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eimaj-CVTV(6) R4:eimaj v kamus [189:01] also Chesser v GW LC 
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Post eimaj-CVTV(6) R4:eimaj v kamus [189:01] also Chesser v GW LC
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Liked By: kamus, flushrivet, gentlewhisper, thechesser


Sun Feb 12, 2012 3:11 pm
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Post Re: eimaj - CVTV(6) R4: eimaj v kamus [189:01]
[NOTE: Viewers should be aware that eimaj also live comments the Chesser-Gentlewhisper game on this video. That analysis begins at 97:20]

Thanks for the game(s) and the in-depth analysis which I quite enjoyed- you contemplated a couple of good plans that you ended up rejecting during the game. I can't believe I watched the whole thing! :) BTW, I believe the White opening Wuzhe played is known as the Colle-Zukertort which is a popular line with club players though White generally plays Bd3 rather than e2.

In our game, as far as 3...a4 goes, I remembered Tony Miles' analysis from his game in this line with Karpov (who rejected 3.a4 and later went on to lose(!) for other reasons) that he was unafraid of it and was contemplating 3...b4!? with an odd but possibly playable position as well as 3...Bb7. As he says: :Chandler-Basman, London 1979, which went 3 a4(?!) Bb7 4 axb5 axb5!? (simple and good is 4...Bxe4 5 bxa6 Bb7 or even 5...Nxa6) 5 Rxa8 Bxa8 6 Nd2 e6!? 7 Bxb5 f5 8 Qe2 (8 Qh5+ g6 9 Qe2 seems preferable) 8...Nf6 9 Bd3 c5 10 Ngf3 c4! 11 Bxc4 fxe4 12 Ne5 Bd6 with good compensation for the pawn."- Miles. Actually 3.a4 nowadays is a standard reply: 1.e4 a6!? 2. d4 b5!? 3. a4 Bb7 4. ab ab 5.Rxa8 Bxa8 Nd2 is given in the "books" and white has an edge. I would have probably played b4 which also appears to give an edge to White if not exactly a winning advantage.

As for 9...Nxe4 or Nxd5, I did look at those lines but concluded that the trick didn't work, an assessment that the engine seems to confirm-it just seems to lose a piece in that position and in later positions too. My move, 9...Nbd7 was considered best by the computer though it thinks (correctly, I believe) that White is a little better. 10. b4, which you questioned, I think was just fine though the engine incrementally prefers 10.Be3. BTW, I believe the term you were looking for was "desperado".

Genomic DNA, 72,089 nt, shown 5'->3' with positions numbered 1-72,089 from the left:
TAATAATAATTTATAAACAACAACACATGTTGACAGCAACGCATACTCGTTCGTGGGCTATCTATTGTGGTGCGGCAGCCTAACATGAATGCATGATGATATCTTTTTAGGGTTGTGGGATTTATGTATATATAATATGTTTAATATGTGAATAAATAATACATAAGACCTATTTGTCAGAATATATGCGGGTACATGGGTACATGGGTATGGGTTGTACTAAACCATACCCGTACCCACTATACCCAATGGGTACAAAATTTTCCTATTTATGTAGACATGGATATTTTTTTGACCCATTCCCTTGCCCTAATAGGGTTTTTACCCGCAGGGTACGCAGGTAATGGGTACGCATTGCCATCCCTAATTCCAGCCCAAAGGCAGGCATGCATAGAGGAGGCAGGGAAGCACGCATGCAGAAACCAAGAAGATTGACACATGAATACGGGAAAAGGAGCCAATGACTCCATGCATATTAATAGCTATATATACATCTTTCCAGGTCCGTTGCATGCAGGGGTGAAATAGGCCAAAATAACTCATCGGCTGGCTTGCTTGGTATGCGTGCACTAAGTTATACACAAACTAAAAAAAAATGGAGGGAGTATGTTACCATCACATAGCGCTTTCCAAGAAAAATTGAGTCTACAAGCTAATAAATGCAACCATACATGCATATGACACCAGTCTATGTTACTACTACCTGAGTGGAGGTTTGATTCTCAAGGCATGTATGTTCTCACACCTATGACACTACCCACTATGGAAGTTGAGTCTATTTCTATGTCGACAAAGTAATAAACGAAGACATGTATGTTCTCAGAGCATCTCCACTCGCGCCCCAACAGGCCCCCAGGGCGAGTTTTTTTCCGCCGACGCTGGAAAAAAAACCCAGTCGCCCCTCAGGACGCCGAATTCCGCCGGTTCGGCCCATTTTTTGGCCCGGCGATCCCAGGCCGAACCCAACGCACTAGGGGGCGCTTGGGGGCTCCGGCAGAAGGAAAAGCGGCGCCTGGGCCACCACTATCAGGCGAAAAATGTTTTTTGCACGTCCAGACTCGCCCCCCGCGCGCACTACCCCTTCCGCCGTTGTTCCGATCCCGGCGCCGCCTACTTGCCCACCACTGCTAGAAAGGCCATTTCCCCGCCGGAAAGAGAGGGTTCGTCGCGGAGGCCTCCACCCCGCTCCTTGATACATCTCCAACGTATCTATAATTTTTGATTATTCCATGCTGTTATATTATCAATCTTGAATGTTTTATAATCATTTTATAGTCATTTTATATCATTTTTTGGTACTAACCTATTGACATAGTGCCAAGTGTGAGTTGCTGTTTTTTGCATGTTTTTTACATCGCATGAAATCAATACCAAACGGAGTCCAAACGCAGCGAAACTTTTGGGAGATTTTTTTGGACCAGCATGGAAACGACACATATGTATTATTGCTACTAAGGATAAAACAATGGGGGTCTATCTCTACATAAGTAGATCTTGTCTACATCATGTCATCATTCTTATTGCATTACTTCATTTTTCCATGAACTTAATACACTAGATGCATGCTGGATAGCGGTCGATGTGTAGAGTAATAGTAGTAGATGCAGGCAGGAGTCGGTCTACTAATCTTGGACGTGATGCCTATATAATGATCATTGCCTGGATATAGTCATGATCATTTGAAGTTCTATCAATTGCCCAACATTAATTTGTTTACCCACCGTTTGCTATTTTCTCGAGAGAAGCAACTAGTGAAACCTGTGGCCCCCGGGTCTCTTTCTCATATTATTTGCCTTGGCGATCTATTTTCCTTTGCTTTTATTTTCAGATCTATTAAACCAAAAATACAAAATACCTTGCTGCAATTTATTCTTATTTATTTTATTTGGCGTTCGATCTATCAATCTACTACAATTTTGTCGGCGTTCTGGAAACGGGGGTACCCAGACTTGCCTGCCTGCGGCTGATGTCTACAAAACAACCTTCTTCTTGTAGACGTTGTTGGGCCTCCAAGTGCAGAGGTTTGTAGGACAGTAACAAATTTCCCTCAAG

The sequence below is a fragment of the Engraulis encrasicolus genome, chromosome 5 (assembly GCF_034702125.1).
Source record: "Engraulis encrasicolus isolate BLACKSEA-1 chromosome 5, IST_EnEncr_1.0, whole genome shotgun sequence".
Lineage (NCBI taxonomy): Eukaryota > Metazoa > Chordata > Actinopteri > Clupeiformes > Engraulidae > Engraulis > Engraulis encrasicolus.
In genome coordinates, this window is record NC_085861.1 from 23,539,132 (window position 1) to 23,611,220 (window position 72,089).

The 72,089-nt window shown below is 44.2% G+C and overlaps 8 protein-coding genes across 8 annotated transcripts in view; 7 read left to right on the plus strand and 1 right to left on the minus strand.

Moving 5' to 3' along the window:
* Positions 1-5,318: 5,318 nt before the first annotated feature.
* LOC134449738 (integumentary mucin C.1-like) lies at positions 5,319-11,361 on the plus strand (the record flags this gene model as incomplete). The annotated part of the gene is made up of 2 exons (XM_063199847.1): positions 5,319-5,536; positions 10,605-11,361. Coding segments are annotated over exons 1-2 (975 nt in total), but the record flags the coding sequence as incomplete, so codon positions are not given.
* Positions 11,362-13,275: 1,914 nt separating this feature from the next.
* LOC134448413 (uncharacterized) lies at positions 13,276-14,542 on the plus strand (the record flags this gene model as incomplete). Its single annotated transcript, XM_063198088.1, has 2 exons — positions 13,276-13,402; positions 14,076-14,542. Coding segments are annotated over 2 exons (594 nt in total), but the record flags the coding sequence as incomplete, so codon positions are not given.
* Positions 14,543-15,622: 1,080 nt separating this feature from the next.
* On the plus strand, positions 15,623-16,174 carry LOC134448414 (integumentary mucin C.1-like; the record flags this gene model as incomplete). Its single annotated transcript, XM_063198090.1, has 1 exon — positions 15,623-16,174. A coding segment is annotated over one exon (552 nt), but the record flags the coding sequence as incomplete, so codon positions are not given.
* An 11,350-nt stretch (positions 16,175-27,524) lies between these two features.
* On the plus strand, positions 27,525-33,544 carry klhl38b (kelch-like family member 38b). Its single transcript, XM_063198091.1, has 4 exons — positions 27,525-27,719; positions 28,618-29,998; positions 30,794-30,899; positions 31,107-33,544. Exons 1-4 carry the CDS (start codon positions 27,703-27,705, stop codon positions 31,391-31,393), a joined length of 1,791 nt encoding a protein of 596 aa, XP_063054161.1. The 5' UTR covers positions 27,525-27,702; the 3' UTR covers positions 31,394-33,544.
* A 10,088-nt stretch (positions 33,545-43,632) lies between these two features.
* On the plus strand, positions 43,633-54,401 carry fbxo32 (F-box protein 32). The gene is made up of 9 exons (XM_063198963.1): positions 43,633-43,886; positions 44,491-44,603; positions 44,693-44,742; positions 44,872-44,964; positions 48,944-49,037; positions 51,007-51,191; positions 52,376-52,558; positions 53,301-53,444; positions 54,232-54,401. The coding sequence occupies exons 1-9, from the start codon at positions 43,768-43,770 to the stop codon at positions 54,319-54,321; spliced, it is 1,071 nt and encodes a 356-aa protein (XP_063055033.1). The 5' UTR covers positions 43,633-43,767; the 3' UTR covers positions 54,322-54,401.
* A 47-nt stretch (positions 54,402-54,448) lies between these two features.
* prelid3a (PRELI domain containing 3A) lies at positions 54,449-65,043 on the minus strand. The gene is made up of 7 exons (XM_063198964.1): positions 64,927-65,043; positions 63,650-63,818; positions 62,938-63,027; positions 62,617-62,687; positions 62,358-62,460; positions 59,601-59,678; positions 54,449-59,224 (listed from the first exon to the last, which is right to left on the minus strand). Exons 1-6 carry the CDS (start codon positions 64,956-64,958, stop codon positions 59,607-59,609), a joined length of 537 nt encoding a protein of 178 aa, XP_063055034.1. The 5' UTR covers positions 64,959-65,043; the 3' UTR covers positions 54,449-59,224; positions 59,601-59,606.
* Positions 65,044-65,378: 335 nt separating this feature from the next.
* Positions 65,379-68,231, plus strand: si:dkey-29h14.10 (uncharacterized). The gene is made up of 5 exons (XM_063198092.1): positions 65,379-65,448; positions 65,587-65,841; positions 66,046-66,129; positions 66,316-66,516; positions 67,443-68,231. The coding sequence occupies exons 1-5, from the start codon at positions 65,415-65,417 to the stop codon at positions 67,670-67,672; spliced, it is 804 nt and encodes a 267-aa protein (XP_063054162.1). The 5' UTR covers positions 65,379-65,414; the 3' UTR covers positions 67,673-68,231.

I think I was worse until 13...0-0 when the position seems roughly equal. My 16...f5 may have been a bit rash due to 17.exf5! and Black will have to work a bit to recover the pawn though it seems he will get it back eventually.

19.Nc5!?, which I overlooked, looks pretty good, optically speaking, but the engine seems to think Black is just fine. Chess is full of surprises!

It seems that 20.Nxa6?! would not have been very good for White due to 20...e4! 21.Qe2 Ng4! and the engine feels that White has issues on f2. I sort of looked at something like that during the game and concluded Black would probably still be OK but the computer says Black would actually be better which I didn't think so at the time. You played 20.Re1 when the engine thinks that Nh5! fully equalizes for Black though it also likes the move I played, 20...a5 when it's about level.

Obviously, 23. Qxe4 would have been an improvement after which the engine says the position is dead level- after 23.Rxe4? Bf5 Black is apparently winning- at the time I wasn't so sure- I thought Black was better but it still looked like a lot of work lay ahead.

Also, I didn't think you were disrespectful in the least- you would have been justified in playing on looking for stalemate etc. I feel all players are entitled to play on, regardless. Having done a lot of endgame studies, I am aware that the most unexpected resources lurk in the most lost-looking positions.

At any rate, I thank you for the game and the time you took to look at this. Good luck in the balance of the tournament! :)

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Mon Feb 13, 2012 10:01 am
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Post Re: eimaj-CVTV(6) R4:eimaj v kamus [189:01] also Chesser v G
Wait..what..How cool is that ! Have to check that out !

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Mon Feb 13, 2012 10:14 am
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Post Re: eimaj - CVTV(6) R4: eimaj v kamus [189:01]
kamus wrote:
[NOTE: Viewers should be aware that eimaj also live comments the Chesser-Gentlewhisper game on this video. That analysis begins at 97:20]
Thanks for highlighting this - when I noticed that their game was starting I couldn't resist =)

Thanks for the game(s) and the in-depth analysis which I quite enjoyed- you contemplated a couple of good plans that you ended up rejecting during the game. I can't believe I watched the whole thing! :)
BTW, I believe the White opening Wuzhe played is known as the Colle-Zukertort which is a popular line with club players though White generally plays Bd3 rather than e2.

=========================================

Diagram 1: After 2...b5 (from the game):
Image
In our game, as far as 3...a4 goes, I remembered Tony Miles' analysis from his game in this line with Karpov (who rejected 3.a4 and later went on to lose(!) for other reasons) that he was unafraid of it and was contemplating 3...b4!? with an odd but possibly playable position as well as 3...Bb7. As he says: Chandler-Basman, London 1979, which went 3 a4(?!) Bb7 4 axb5 axb5!? (simple and good is 4...Bxe4 5 bxa6 Bb7 or even 5...Nxa6) 5 Rxa8 Bxa8 6 Nd2 e6!? 7 Bxb5 f5 8 Qe2 (8 Qh5+ g6 9 Qe2 seems preferable) 8...Nf6 9 Bd3 c5 10 Ngf3 c4! 11 Bxc4 fxe4 12 Ne5 Bd6 with good compensation for the pawn."- Miles.

Hidden Text Below - [Show it] - [Hide it Again]


I am amazed that I didn't recognise the opening - I am very much aware of the Karpov-Miles game.
You mentioned Basman in our chat after the game. A friend (thanks Andy!) has pointed out this excellent Andrew Martin video on Mike Basman


===================================